In the end I don’t think I missed World Diabetes Day. The true meaning of World Diabetes Day is having an apple instead of a candy bar or going for a walk at lunch. That’s real change. Support programs like the Pascua Yaqui riders program. Their mission is “working to educate and empower people living with diabetes and obesity in the Native American community using cycling, good food and community.” This program actually causes in their community. Change matters. Diabetes may never be sexy but we can all still be aware more than one day a year. 


For more information on the Pascua Yaqui Program visit:

Sunday, October 25, 2015

The best way to hit your goal is...

The best way to hit your goal is to tell everyone about it. Shout it from the roof top. Tell everyone who will listen. This is my way of doing that.

This blog hasn't been written in a long time. That's sad. There is a big gap since May. I've raced a lot since then. It's been a blast. This last racing season was my learn to race season. After stepping away from triathlon I become solely a cyclist racing on the track two years ago. Now for the coming third year I want to do well, race the best I can.

The best I can means being commitment. The last two seasons I've been engaged but this is the step up. Training says ride four hours, that means four and not three because I'm tired. I learned how to be a cyclist over the last two years. Now it's time to climb hills with my big boy pants on, lose weight, get out of my comfort zone and most of all keep my diabetes in check.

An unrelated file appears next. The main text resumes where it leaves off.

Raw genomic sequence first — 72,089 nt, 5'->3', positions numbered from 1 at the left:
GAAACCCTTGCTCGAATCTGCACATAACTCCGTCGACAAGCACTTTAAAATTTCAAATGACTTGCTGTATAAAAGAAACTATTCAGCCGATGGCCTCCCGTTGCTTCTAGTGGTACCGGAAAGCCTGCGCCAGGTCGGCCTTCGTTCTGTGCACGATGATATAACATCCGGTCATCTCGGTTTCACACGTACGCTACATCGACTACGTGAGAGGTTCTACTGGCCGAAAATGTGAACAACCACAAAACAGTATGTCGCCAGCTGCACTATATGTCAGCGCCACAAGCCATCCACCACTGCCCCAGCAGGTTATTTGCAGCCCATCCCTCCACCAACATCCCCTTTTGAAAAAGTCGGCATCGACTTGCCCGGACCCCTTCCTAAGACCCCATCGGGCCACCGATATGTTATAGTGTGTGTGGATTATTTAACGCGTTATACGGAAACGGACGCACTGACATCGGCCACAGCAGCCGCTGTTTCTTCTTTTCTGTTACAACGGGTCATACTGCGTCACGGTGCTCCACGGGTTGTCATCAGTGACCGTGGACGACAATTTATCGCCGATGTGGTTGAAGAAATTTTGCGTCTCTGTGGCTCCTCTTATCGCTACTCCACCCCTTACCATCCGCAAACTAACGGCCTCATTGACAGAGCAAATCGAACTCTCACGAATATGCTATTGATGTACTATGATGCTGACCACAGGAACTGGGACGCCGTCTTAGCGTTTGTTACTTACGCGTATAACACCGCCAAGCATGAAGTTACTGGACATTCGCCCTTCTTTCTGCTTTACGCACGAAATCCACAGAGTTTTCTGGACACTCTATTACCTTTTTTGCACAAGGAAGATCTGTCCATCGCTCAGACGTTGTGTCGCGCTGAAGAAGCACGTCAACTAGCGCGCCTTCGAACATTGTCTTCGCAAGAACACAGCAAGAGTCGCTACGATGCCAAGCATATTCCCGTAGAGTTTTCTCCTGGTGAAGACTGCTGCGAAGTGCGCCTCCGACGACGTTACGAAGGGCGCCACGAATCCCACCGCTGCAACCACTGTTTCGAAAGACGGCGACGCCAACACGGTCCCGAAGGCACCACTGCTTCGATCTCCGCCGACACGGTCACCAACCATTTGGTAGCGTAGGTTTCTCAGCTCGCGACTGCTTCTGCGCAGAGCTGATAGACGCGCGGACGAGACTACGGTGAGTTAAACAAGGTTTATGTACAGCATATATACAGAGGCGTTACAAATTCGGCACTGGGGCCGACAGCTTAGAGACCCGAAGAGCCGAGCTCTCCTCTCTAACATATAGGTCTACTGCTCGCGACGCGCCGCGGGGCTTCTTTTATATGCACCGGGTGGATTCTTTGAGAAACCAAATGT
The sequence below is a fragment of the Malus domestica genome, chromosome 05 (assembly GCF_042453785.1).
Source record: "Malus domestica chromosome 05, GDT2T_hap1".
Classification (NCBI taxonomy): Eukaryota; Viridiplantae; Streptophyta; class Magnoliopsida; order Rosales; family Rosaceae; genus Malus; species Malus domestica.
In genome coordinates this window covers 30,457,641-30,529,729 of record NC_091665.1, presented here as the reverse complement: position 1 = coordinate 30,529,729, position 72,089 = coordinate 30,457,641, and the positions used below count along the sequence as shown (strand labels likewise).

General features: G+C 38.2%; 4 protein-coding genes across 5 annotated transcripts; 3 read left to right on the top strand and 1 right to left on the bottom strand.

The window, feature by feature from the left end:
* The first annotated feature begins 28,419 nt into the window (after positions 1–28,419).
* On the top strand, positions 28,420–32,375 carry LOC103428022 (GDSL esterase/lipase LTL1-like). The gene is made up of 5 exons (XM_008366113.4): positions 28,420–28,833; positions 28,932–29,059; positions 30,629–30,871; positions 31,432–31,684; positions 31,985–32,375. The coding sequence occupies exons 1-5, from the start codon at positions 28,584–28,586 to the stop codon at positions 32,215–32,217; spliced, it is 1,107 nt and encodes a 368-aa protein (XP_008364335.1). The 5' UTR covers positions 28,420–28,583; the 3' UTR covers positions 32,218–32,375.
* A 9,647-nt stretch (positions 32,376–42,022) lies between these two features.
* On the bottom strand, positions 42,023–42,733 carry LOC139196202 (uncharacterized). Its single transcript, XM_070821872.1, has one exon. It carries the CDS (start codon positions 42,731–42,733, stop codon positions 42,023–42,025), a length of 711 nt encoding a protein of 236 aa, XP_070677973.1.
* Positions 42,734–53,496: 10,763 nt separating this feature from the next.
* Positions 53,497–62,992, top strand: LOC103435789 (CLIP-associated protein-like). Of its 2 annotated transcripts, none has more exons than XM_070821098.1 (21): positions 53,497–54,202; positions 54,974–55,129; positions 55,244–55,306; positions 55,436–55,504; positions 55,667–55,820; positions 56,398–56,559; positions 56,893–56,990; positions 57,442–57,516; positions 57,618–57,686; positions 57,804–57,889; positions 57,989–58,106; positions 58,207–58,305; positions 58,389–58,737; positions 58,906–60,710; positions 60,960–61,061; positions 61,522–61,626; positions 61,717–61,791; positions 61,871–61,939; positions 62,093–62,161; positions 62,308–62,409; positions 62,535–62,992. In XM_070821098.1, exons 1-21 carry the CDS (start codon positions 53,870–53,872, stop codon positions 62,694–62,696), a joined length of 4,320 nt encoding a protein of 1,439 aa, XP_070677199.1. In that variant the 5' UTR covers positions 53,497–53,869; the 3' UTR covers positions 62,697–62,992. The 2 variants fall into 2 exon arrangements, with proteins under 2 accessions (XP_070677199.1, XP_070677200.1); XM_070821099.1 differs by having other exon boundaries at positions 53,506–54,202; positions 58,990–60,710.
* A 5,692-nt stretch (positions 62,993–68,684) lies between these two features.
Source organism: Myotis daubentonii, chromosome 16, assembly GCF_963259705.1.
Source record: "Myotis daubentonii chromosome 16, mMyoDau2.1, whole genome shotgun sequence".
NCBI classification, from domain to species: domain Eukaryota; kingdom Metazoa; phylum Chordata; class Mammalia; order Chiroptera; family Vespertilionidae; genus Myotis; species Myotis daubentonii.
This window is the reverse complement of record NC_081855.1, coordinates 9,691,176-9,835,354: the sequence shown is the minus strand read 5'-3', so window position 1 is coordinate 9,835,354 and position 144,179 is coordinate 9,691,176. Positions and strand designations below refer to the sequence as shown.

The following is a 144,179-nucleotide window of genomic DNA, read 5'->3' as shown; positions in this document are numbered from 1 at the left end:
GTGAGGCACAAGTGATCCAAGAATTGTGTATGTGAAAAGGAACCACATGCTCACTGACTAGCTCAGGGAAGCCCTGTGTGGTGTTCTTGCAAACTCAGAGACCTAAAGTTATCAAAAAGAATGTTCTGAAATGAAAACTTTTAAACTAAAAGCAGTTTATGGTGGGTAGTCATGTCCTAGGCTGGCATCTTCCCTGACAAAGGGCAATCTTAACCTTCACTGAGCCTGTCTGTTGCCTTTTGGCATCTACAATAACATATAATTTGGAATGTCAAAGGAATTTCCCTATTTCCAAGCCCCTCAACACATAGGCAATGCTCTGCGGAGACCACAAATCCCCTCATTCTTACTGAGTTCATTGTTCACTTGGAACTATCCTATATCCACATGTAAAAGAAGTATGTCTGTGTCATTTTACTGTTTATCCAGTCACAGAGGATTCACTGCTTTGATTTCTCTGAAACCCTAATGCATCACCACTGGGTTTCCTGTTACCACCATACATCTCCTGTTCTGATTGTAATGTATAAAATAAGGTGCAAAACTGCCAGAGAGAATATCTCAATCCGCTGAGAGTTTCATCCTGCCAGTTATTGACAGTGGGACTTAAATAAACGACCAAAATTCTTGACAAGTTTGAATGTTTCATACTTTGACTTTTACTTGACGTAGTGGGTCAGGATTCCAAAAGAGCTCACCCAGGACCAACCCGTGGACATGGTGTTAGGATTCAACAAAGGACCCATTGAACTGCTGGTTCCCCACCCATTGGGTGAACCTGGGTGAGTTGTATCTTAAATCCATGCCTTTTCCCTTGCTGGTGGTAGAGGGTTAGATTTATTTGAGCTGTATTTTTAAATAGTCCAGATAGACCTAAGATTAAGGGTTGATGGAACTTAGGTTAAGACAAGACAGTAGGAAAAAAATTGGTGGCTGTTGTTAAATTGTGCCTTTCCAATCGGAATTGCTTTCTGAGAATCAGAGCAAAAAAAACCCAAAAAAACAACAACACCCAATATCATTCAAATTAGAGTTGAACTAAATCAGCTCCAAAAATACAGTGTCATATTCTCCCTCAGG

October 2nd was my last race of the track season in Los Angeles. After a work trip to Kona I've taken it easy in October. Sleeping in on Saturdays. Riding easy. Working out instead of training. November kicks-off getting ready for the next season.

Next season I want to be below 81 kilos. I'm just under 86 right now. I want to make sure my diabetes is in full control. Each month I'll post my weight and my A1c. Each week I'll post an update. This will help my business writing and keep me in check. Maybe you're not reading this. Perhaps that doesn't matter. I'm using this to shout it from the roof top.

Sunday, May 24, 2015

May 23 2015 Keirin

Raced four Keirin's last evening for a USA Cycling event. Had a lot of fun, short intense racing. Two videos below taken by Jamie with some voice over and information from the speed/cadence sensor on my bike for some interesting video. The intensity of the races spikes the blood sugars a lot. Ended up 3rd in one, 4th in two others. 

Video 1; 

About Keirin from Wikipedia;